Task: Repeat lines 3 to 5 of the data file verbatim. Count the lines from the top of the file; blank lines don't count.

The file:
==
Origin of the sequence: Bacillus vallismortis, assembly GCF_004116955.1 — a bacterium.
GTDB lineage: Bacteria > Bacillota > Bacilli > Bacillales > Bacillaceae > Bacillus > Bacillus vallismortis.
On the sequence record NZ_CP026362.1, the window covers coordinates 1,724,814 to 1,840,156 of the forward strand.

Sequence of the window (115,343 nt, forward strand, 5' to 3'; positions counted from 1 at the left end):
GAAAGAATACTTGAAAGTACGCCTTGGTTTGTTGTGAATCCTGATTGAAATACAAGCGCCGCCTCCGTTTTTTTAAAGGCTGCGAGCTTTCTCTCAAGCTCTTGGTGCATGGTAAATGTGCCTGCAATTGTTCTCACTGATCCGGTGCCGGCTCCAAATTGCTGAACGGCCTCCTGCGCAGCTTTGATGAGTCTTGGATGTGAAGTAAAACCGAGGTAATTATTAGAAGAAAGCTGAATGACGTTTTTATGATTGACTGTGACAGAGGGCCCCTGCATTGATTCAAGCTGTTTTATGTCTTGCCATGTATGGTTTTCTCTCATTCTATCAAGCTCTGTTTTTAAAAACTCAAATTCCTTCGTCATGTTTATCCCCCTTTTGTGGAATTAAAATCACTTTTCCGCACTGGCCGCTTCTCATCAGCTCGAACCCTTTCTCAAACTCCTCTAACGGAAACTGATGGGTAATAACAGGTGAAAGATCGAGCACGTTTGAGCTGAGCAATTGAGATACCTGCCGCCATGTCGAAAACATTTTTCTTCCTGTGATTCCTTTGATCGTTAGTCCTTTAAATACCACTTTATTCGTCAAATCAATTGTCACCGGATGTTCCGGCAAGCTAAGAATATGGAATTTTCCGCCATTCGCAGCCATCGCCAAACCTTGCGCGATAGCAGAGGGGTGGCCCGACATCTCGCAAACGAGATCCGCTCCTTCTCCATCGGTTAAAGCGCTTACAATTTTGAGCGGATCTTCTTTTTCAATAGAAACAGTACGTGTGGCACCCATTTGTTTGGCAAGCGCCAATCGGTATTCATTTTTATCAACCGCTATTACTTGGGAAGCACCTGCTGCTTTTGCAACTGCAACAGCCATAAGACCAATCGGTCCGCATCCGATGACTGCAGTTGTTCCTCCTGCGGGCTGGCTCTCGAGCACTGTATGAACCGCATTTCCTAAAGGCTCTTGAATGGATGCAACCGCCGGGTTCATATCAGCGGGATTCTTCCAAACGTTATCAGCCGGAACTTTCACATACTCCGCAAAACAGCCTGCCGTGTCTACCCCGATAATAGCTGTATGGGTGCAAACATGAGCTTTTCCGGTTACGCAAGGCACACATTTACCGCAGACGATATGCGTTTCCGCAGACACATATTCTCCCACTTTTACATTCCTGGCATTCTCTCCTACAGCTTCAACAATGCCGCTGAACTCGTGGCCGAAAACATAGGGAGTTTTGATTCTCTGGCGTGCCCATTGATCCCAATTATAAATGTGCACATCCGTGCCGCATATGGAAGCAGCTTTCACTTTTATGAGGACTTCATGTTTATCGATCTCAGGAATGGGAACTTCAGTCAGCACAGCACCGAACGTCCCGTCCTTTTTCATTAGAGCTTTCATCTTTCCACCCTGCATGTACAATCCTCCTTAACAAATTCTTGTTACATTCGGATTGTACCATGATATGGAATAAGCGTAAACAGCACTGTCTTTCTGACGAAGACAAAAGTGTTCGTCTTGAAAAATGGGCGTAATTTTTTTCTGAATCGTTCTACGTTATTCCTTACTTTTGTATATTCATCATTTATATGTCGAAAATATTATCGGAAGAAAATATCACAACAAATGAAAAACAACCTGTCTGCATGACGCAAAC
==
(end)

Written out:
On the sequence record NZ_CP026362.1, the window covers coordinates 1,724,814 to 1,840,156 of the forward strand.

Sequence of the window (115,343 nt, forward strand, 5' to 3'; positions counted from 1 at the left end):
GAAAGAATACTTGAAAGTACGCCTTGGTTTGTTGTGAATCCTGATTGAAATACAAGCGCCGCCTCCGTTTTTTTAAAGGCTGCGAGCTTTCTCTCAAGCTCTTGGTGCATGGTAAATGTGCCTGCAATTGTTCTCACTGATCCGGTGCCGGCTCCAAATTGCTGAACGGCCTCCTGCGCAGCTTTGATGAGTCTTGGATGTGAAGTAAAACCGAGGTAATTATTAGAAGAAAGCTGAATGACGTTTTTATGATTGACTGTGACAGAGGGCCCCTGCATTGATTCAAGCTGTTTTATGTCTTGCCATGTATGGTTTTCTCTCATTCTATCAAGCTCTGTTTTTAAAAACTCAAATTCCTTCGTCATGTTTATCCCCCTTTTGTGGAATTAAAATCACTTTTCCGCACTGGCCGCTTCTCATCAGCTCGAACCCTTTCTCAAACTCCTCTAACGGAAACTGATGGGTAATAACAGGTGAAAGATCGAGCACGTTTGAGCTGAGCAATTGAGATACCTGCCGCCATGTCGAAAACATTTTTCTTCCTGTGATTCCTTTGATCGTTAGTCCTTTAAATACCACTTTATTCGTCAAATCAATTGTCACCGGATGTTCCGGCAAGCTAAGAATATGGAATTTTCCGCCATTCGCAGCCATCGCCAAACCTTGCGCGATAGCAGAGGGGTGGCCCGACATCTCGCAAACGAGATCCGCTCCTTCTCCATCGGTTAAAGCGCTTACAATTTTGAGCGGATCTTCTTTTTCAATAGAAACAGTACGTGTGGCACCCATTTGTTTGGCAAGCGCCAATCGGTATTCATTTTTATCAACCGCTATTACTTGGGAAGCACCTGCTGCTTTTGCAACTGCAACAGCCATAAGACCAATCGGTCCGCATCCGATGACTGCAGTTGTTCCTCCTGCGGGCTGGCTCTCGAGCACTGTATGAACCGCATTTCCTAAAGGCTCTTGAATGGATGCAACCGCCGGGTTCATATCAGCGGGATTCTTCCAAACGTTATCAGCCGGAACTTTCACATACTCCGCAAAACAGCCTGCCGTGTCTACCCCGATAATAGCTGTATGGGTGCAAACATGAGCTTTTCCGGTTACGCAAGGCACACATTTACCGCAGACGATATGCGTTTCCGCAGACACATATTCTCCCACTTTTACATTCCTGGCATTCTCTCCTACAGCTTCAACAATGCCGCTGAACTCGTGGCCGAAAACATAGGGAGTTTTGATTCTCTGGCGTGCCCATTGATCCCAATTATAAATGTGCACATCCGTGCCGCATATGGAAGCAGCTTTCACTTTTATGAGGACTTCATGTTTATCGATCTCAGGAATGGGAACTTCAGTCAGCACAGCACCGAACGTCCCGTCCTTTTTCATTAGAGCTTTCATCTTTCCACCCTGCATGTACAATCCTCCTTAACAAATTCTTGTTACATTCGGATTGTACCATGATATGGAATAAGCGTAAACAGCACTGTCTTTCTGACGAAGACAAAAGTGTTCGTCTTGAAAAATGGGCGTAATTTTTTTCTGAATCGTTCTACGTTATTCCTTACTTTTGTATATTCATCATTTATATGTCGAAAATATTATCGGAAGAAAATATCACAACAAATGAAAAACAACCTGTCTGCATGACGCAAAC